Q Team: On to happier things. We heard you humming a tune when we walked in. What’s on your playlist these days?

Ms. Snooty: It’s ‘Conscious Uncoupling’ by Gwyneth Paltrow.

Q Team: What?! But, that’s not a song!

Ms. Snooty: Darling, it is. She released the single only among a close knit group of her dearest pals. I’m even talking to dear Suzanne (Roshan) to do a cover version for Indian audiences.

Q Team: From music to politics. Who’s getting your vote in the upcoming elections?

Ms. Snooty: (Sighs) I’m not a big fan of the lotus, as a flower. And we’re still getting some data on the Felicide. So not the orange brigade.Then there’s the Ordinary People Party. Sounds more like something dogs will vote for since they’re the four-legged people-pleasers. And lastly, let’s not even consider someone whose election symbol says ‘Talk to the Hand’

Q Team: That’s a wonderful insight into…

(Ms. Snooty is now napping) 

The Interview Ends Here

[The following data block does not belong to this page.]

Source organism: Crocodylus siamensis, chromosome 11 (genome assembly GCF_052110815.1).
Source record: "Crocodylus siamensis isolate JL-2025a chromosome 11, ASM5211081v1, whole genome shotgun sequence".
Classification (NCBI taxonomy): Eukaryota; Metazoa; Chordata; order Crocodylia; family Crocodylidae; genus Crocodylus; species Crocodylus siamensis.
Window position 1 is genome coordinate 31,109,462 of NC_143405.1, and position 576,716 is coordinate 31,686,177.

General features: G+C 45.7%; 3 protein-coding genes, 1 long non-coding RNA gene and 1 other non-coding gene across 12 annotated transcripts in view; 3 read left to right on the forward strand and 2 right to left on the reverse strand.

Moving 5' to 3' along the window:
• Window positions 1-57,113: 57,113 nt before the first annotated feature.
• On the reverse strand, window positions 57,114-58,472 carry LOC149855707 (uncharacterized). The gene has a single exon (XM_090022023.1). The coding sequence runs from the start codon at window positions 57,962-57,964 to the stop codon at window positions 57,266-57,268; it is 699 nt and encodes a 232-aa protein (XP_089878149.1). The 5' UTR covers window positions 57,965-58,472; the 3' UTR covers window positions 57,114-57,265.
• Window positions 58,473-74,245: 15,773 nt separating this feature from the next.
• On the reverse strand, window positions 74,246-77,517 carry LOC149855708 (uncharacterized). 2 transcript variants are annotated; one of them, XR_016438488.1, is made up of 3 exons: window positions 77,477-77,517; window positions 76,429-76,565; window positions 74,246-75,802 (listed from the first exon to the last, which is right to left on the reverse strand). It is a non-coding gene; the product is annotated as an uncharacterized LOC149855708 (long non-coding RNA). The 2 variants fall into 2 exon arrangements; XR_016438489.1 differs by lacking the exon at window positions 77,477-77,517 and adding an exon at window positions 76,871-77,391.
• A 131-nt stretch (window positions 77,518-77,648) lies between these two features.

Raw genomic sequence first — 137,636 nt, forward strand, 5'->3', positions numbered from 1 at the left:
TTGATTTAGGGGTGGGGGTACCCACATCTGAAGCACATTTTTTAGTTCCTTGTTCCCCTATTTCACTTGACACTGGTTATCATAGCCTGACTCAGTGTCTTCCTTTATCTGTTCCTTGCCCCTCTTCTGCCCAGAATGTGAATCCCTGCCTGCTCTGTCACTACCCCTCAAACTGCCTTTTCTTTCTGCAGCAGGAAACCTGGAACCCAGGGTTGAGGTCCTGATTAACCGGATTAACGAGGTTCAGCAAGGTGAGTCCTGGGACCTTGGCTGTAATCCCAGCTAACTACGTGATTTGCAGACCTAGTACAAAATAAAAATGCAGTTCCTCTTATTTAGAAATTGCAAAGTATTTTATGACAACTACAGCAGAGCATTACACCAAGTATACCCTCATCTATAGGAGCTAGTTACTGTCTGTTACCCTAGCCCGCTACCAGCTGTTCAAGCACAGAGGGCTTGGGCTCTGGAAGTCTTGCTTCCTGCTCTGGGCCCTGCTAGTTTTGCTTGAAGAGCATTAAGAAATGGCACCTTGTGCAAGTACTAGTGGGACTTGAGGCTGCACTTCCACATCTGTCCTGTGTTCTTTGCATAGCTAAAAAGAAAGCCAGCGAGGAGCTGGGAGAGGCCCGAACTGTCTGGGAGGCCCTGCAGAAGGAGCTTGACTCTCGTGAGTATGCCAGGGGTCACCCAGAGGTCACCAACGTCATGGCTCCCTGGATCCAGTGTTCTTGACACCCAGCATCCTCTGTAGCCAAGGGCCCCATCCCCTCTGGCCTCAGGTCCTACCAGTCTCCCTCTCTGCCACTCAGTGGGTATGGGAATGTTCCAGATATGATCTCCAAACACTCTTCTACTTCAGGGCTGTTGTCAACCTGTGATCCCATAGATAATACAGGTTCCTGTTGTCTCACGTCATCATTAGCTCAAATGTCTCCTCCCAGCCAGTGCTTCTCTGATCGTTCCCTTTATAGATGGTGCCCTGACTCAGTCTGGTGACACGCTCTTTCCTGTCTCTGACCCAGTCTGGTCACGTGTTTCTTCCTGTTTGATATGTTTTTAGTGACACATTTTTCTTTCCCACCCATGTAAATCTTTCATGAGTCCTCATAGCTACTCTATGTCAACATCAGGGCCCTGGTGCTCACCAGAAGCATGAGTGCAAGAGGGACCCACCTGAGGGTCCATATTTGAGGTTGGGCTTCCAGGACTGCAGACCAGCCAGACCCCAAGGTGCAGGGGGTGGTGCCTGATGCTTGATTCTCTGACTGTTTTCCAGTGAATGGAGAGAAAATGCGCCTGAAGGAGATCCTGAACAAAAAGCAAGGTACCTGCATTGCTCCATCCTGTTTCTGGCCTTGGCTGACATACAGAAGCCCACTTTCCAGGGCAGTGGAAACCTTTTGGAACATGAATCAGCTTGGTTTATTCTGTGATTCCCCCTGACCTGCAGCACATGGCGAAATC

Make it Wordless

The dictionary defines conversation as informal interchange of thoughts, information, etc., by spoken words.

And yet the best conversations often do not involve spoken words at all. Often what is left unsaid is more significant than words that find their way through the corridors of the mind. They say, “A friend is someone with whom you can sit for hours on end without saying anything, but when you get up to leave you feel you’ve had the best conversation in the world”.

A glance across a crowded room holds thoughts that can hardly be expressed just as well by words. Looking away can start and end never-begun sentences. The eyes can speak a language devoid of limits imposed by alphabets.

Imagined conversations take place in the mind that would never allow such utterances out loud. Arguments often struggle within, searching for the cruelest words to peg themselves on.

An embrace can hardly find a replacement in the dictionary. Tears can cause and alleviate pain, at once expressing and withholding thoughts. A smile can disarm many a belligerent soul.

While words may not lose favour as a means of communication, there’s a lot else to take recourse to.

So if you’re making conversation, say what you want… And sometimes, try it wordless.